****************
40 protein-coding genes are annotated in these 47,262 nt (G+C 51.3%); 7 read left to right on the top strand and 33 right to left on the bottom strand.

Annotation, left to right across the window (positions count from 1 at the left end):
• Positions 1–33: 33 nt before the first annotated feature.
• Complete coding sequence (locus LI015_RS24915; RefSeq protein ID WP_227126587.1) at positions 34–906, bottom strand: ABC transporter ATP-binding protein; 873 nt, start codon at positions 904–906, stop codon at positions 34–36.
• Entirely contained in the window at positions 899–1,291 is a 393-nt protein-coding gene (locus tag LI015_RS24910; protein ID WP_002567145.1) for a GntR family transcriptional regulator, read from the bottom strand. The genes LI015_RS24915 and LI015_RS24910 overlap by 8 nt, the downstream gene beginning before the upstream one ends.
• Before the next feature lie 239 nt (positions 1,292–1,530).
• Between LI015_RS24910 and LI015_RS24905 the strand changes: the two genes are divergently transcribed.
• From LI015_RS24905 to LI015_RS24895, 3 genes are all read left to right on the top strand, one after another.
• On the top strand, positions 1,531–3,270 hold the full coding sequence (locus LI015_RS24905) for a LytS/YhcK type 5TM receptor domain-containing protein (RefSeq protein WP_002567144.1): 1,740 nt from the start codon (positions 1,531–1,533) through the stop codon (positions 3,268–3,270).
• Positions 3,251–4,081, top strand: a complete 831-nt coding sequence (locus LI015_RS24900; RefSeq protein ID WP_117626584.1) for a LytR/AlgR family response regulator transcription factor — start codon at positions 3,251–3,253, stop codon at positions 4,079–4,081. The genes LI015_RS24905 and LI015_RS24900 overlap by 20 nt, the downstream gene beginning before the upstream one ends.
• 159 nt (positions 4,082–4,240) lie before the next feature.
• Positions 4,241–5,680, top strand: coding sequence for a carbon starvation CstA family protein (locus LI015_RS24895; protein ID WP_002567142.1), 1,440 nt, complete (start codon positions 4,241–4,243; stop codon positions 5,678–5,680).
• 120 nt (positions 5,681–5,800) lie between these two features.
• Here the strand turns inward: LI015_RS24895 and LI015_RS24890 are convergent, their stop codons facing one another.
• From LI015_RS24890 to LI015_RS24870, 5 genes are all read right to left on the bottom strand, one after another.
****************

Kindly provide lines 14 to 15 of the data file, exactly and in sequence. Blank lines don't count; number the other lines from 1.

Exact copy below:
• Here the strand turns inward: LI015_RS24895 and LI015_RS24890 are convergent, their stop codons facing one another.
• From LI015_RS24890 to LI015_RS24870, 5 genes are all read right to left on the bottom strand, one after another.